Following a three-year collaboration as Ducati’s official ambassador and tester, Casey Stoner has officially parted ways with the Italian manufacturer.Neither Stoner, who is the only rider to ever win a MotoGP title with Ducati (2009), or Ducati provided a reason for the departure.
Stoner raced in the premier GP class from 2006 through 2012, the year he retired. He spent four of those years – 2007-2010 – with Ducati, achieving the 2009 MotoGP title.After spending two years with the factory Honda team, Stoner announced his retirement from MotoGP in 2012.The 33-year-old Australian began his collaboration with Ducati in 2016, helping the team improve the Desmosedici GP prototype used by the Ducati Team. In 2017 MotoGP, the GP17, piloted by Andrea Dovizioso, finished second overall behind the Honda RC213V piloted by five-time MotoGP Champions Marc Marquez.Stoner also contributed to the final development of the Panigale V4 – the first V4 production motorcycle ever produced by Ducati.Ducati says in his role as Ducati “brand ambassador,” Stoner was a star of the last two editions of WDW (World Ducati Week) in 2016 and 2018, in which the Australian champion actively took part, and where he was greeted with incredible signs of affection by Ducatisti from all over the world.“Casey is and will always remain in the hearts of Ducatisti and it is also on their behalf that we wish to thank him for the important collaboration he has offered us over the last three years,” says Claudio Domenicali, CEO of Ducati Motor Holding S.p.A.“His technical indications and suggestions, together with the work and the feedback of the factory riders and Michele Pirro, have helped to make the Desmosedici GP one of the most competitive bikes on the grid, and his advice for the development of our production bikes has been just as precious and useful. Ducati and its many fans wish to offer their sincere thanks and their best wishes to Casey and his family for a serene and happy future.”“I want to thank Ducati for the great memories and especially the support and enthusiasm of the Ducati fans for our shared passion for racing and motorcycling, I’ll always remember this,“ added Casey Stoner.“Over the past three years I have really enjoyed doing my job with the test team, the engineers and technicians, as we worked towards improving the Desmosedici GP package and I sincerely want to wish the team all the very best for their future endeavours.”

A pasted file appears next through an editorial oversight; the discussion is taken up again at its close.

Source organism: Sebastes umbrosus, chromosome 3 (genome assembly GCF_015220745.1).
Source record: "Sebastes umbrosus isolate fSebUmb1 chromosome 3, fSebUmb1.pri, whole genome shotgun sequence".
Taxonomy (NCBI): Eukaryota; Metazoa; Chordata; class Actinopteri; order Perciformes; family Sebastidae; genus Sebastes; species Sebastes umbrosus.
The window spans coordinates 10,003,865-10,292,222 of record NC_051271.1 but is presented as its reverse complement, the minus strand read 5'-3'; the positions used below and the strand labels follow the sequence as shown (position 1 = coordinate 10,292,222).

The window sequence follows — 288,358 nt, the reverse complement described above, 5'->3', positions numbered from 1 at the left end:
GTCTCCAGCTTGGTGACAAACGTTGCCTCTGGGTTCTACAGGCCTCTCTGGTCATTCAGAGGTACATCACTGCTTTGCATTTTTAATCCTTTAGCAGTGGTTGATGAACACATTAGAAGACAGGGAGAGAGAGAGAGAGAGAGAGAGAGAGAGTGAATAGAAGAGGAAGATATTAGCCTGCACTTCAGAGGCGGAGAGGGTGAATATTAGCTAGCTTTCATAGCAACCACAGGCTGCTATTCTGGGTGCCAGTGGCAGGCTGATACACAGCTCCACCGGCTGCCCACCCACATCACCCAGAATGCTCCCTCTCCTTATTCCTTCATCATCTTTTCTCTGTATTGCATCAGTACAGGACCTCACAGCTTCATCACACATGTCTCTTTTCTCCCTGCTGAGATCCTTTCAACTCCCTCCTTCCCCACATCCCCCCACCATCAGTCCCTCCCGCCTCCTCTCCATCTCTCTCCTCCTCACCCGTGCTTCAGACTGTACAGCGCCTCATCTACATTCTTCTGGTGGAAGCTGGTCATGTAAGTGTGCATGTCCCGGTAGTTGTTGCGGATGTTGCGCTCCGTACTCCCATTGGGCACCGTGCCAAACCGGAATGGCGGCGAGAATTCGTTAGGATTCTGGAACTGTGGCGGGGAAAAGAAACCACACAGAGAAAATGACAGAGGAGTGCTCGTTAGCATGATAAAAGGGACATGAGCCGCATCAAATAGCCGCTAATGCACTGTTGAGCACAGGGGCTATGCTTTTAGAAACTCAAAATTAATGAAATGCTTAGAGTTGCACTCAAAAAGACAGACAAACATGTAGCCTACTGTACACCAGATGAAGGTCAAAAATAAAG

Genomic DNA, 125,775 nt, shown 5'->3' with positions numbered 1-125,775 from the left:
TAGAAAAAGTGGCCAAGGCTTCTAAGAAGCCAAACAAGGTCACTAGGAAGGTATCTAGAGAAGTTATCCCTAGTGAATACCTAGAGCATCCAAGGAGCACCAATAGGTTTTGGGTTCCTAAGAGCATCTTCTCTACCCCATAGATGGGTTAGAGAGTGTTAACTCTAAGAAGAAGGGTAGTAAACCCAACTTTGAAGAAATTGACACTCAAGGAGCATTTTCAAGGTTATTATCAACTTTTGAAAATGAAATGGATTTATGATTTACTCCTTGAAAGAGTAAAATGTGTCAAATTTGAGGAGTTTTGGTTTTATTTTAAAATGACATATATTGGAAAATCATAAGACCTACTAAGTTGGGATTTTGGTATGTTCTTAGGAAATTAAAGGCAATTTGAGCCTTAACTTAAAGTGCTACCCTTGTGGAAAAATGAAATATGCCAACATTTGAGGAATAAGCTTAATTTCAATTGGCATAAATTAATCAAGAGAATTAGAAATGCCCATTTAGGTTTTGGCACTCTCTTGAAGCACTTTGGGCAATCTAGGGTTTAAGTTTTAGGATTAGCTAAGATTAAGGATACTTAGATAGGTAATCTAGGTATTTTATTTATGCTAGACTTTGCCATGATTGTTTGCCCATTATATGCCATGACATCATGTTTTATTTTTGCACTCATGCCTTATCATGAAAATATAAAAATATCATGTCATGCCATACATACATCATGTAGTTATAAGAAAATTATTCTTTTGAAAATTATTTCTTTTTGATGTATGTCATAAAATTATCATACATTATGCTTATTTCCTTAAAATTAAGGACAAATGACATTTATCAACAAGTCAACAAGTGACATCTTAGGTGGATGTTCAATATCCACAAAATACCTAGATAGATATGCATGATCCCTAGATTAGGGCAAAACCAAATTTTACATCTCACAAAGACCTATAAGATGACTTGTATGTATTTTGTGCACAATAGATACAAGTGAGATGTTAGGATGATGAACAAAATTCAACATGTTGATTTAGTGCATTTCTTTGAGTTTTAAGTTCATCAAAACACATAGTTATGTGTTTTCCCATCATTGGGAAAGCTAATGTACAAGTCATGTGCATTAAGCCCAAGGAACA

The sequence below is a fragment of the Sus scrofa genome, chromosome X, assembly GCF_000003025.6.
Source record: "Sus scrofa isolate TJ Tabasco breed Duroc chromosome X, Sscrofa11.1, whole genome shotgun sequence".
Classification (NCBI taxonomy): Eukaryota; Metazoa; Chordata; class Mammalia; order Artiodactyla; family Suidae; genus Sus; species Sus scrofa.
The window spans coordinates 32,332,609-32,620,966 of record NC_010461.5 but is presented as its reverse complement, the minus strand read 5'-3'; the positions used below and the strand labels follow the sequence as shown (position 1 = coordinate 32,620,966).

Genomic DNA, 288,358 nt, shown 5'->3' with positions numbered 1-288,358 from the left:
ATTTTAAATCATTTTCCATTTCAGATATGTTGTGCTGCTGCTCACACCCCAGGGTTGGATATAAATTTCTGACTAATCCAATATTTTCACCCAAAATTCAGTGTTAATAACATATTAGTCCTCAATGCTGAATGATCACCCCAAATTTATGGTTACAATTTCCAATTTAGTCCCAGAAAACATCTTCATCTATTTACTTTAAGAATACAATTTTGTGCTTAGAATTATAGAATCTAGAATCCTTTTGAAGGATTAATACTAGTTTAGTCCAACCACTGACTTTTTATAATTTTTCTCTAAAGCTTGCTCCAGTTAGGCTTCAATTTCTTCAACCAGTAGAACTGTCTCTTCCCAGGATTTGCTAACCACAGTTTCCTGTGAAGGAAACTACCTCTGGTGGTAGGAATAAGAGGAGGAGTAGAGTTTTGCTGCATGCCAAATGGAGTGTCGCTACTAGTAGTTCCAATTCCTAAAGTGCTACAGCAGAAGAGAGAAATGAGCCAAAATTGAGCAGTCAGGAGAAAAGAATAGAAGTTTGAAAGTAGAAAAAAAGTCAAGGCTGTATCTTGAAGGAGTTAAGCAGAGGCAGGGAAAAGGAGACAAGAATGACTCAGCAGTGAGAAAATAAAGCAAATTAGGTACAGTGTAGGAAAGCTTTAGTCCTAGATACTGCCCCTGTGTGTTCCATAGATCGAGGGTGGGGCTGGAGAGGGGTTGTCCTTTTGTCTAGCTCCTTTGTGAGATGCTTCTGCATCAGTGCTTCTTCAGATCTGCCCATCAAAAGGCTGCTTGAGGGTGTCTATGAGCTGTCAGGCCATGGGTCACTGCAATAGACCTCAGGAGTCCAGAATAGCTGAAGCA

Hello everyone and welcome once again to Motos and Friends—the weekly Podcast brought to you by the editorial team at Ultimate Motorcycling.
My name is Arthur Coldwells.
In this week’s first segment, Senior Editor Nic de Sena rides the much anticipated Yamaha MT-10 SP. That’s the model with the Ohlins semi-active suspension. It’s only been available in Europe for the last couple of years, but finally the good news is, that it’s coming to America. The big question is, whether the extra 3k you’re going to have to pony up for the Ohlins is actually worth it, or perhaps there’s just not that much improvement over the stock KYB suspension that has suited the Yamaha MT-10 so well until now?
In the second segment, Associate Editor Teejay Adams chats with Val Collins. Val grew up on motorcycles and learned to love speed, however her real love is Formula 1 tunnel-boat racing. These are the guys and gals that are strapped into a tiny cockpit and then hurtle down the straights at 120 mile per hour and pull 5G in the corners. We attended the recent season finale in Lake Havasu and watched our friend Mike Quindazzi try to take the win. Val chats with Teejay about her love for two-wheels and tunnel-boats. Yeah, it’s crazy stuff.
From all of us here at Ultimate Motorcycling, we hope you enjoy this episode and have a great Thanksgiving Holiday!